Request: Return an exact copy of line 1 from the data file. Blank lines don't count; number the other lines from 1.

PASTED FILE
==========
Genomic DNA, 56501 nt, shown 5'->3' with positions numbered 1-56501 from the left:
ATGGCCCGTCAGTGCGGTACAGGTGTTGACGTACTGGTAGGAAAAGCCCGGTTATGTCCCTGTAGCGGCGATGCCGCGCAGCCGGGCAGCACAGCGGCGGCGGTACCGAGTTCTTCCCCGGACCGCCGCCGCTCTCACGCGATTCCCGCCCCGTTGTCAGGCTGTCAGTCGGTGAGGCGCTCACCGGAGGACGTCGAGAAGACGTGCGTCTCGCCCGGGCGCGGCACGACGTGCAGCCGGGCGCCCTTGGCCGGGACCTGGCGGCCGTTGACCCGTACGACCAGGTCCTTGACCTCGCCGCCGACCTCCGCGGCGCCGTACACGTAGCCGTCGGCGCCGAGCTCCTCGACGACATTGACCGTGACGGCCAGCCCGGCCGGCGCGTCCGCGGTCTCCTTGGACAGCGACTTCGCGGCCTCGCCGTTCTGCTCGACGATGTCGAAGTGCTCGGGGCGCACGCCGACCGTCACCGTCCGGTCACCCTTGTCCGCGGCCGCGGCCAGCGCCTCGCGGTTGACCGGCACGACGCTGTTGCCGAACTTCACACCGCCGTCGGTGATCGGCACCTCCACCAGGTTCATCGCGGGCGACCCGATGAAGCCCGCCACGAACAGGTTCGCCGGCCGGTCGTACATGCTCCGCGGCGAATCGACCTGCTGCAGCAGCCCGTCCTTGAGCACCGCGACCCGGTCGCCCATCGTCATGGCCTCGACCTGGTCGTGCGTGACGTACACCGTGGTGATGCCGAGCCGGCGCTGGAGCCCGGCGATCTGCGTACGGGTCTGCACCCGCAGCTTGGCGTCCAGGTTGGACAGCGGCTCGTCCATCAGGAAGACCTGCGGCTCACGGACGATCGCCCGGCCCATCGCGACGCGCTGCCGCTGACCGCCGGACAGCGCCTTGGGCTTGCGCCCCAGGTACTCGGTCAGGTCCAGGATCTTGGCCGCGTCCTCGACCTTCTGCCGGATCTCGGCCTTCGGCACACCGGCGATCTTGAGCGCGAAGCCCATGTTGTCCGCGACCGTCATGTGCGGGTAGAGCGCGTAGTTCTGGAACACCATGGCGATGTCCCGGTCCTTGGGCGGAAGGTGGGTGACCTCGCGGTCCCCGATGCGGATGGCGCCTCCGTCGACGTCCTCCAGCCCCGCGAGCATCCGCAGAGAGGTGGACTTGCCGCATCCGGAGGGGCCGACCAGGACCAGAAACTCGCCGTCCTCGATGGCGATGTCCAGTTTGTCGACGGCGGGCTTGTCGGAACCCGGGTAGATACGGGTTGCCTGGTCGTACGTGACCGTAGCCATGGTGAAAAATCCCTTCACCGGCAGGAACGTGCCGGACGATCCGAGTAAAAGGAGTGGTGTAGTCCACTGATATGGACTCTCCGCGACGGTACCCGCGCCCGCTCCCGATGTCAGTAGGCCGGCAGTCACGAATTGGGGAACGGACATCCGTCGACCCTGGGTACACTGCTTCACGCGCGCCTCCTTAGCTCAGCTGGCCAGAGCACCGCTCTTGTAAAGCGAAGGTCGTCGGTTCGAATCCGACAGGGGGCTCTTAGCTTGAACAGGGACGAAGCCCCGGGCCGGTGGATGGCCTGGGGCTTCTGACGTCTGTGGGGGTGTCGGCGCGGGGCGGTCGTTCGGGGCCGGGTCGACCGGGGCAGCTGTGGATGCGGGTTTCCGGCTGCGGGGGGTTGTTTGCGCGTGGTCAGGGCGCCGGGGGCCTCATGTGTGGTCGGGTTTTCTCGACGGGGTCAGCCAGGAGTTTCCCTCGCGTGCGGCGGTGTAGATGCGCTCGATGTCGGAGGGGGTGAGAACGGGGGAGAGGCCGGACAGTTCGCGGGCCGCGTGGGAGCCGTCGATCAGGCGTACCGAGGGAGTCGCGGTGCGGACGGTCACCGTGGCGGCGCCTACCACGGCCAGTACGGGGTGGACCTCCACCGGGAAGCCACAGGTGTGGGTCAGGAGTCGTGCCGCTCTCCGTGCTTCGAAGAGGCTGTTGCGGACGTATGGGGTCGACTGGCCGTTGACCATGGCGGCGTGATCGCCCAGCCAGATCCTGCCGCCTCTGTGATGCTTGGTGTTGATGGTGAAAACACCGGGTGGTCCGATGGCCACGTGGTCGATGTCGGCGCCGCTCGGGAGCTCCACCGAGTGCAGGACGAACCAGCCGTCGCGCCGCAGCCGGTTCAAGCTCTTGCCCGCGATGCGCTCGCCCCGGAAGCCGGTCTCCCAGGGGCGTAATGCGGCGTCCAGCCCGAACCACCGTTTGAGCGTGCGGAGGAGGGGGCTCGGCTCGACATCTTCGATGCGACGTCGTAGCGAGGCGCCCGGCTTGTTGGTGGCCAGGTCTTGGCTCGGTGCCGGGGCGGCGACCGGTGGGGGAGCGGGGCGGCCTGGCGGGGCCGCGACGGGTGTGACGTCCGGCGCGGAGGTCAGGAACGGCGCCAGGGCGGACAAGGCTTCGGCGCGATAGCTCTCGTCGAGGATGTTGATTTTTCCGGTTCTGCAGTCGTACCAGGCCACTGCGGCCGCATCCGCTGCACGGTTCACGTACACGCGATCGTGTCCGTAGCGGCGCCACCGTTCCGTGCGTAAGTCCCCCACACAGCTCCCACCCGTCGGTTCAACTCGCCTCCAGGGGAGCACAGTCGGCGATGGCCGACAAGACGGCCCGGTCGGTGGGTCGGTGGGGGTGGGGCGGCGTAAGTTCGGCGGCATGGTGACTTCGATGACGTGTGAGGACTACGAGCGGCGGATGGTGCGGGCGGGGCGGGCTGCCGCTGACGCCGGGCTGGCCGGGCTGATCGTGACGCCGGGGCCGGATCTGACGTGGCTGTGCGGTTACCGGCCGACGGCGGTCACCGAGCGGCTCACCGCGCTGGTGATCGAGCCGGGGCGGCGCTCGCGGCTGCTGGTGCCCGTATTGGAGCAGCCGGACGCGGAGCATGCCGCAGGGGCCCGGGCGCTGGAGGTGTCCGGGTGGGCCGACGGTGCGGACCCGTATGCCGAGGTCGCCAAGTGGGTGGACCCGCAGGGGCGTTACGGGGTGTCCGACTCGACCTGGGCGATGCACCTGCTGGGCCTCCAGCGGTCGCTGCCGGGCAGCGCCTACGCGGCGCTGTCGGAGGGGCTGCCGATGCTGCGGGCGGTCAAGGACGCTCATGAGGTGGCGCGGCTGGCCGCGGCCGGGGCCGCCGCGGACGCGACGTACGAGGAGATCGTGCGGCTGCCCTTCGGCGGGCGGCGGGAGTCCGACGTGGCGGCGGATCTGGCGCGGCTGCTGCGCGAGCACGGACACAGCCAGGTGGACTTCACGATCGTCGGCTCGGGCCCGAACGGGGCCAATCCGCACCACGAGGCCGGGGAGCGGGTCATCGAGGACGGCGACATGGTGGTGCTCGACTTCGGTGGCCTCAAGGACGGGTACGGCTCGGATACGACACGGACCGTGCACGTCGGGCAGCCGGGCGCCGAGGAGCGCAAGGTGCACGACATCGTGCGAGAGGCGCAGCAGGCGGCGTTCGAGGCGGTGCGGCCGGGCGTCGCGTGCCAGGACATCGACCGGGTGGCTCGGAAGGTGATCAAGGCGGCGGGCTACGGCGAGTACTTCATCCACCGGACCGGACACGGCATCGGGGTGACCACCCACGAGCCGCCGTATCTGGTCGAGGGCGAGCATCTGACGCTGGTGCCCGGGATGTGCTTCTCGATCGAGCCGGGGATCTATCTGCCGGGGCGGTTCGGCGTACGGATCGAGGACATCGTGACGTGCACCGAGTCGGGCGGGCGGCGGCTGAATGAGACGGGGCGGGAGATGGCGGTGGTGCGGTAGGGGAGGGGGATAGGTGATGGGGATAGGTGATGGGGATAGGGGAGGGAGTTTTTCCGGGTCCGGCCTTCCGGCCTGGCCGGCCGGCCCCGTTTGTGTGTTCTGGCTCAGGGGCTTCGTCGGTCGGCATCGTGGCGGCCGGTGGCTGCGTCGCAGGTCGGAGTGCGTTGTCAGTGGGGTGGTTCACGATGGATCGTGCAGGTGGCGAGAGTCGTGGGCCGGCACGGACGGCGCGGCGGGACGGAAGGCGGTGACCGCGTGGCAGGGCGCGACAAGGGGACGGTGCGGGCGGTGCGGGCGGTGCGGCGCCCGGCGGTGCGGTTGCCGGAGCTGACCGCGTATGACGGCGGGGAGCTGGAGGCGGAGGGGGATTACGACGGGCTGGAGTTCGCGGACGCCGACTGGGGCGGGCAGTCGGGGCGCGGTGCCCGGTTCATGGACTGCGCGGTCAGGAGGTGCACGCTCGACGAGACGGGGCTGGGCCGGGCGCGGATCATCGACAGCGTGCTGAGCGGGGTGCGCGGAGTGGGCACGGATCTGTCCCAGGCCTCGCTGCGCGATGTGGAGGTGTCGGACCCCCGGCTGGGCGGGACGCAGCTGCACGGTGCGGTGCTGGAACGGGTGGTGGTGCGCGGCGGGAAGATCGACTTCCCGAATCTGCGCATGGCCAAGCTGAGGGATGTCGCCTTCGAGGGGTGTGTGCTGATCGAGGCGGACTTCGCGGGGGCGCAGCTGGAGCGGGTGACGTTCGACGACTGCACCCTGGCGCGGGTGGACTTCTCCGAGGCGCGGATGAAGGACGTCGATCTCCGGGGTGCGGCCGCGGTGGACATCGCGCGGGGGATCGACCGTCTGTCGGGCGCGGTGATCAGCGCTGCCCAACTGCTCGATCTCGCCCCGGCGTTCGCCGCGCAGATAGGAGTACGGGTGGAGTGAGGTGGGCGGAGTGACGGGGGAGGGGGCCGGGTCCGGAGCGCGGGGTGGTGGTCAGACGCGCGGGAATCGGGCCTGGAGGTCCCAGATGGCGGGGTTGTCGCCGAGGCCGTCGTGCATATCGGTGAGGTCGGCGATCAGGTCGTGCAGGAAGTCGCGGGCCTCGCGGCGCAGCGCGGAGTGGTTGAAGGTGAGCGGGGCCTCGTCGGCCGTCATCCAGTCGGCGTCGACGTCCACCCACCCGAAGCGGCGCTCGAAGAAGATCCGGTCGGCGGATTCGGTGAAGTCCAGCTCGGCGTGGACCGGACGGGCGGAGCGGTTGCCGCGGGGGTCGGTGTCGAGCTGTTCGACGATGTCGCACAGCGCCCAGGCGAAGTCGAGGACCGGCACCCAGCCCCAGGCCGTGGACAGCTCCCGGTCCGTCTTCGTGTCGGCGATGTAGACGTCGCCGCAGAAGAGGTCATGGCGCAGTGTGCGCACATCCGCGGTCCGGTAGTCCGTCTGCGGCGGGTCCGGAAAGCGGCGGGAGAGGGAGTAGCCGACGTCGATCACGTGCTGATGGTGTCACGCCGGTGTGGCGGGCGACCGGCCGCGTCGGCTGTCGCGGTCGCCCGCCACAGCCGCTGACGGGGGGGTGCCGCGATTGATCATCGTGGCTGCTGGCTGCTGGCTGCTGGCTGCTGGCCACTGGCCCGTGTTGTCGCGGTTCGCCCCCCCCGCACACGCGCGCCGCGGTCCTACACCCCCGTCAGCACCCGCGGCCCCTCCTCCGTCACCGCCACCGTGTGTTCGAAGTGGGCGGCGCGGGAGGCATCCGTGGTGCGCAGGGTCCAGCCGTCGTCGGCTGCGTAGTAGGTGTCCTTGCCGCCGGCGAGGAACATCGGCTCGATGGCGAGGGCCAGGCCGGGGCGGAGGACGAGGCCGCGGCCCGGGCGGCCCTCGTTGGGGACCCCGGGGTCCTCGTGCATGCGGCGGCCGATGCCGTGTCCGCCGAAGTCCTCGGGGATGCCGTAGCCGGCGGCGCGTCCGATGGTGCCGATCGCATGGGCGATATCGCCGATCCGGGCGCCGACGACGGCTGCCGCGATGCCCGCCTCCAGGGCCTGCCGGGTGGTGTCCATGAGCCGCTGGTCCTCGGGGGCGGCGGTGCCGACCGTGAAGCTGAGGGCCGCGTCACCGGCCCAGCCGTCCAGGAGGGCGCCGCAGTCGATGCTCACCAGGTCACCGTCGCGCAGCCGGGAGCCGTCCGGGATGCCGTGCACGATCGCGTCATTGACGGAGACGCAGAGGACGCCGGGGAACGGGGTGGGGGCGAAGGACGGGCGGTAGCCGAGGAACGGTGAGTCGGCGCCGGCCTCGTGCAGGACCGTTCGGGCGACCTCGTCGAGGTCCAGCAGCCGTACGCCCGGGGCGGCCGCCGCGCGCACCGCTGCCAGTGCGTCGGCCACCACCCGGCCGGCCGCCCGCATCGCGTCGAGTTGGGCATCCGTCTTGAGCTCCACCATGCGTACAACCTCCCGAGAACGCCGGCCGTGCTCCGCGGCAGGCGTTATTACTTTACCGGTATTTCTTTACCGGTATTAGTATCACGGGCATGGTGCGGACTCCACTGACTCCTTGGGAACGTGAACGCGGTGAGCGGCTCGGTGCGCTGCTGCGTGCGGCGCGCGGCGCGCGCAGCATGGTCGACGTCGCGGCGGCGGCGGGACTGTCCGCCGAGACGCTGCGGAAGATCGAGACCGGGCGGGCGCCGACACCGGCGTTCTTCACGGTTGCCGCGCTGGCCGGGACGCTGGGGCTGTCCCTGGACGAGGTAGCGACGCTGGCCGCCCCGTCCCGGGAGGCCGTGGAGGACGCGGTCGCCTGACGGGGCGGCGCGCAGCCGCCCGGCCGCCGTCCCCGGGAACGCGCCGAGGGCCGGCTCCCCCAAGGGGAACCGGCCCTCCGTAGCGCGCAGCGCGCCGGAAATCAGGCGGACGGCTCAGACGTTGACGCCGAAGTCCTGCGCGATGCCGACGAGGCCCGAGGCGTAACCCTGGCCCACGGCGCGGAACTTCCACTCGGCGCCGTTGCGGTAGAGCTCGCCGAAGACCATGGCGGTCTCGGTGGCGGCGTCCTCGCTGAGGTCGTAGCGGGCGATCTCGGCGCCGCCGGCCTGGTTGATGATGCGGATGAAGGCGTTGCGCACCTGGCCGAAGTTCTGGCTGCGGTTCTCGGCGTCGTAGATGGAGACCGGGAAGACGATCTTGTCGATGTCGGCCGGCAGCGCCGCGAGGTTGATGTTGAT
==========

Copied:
Genomic DNA, 56501 nt, shown 5'->3' with positions numbered 1-56501 from the left: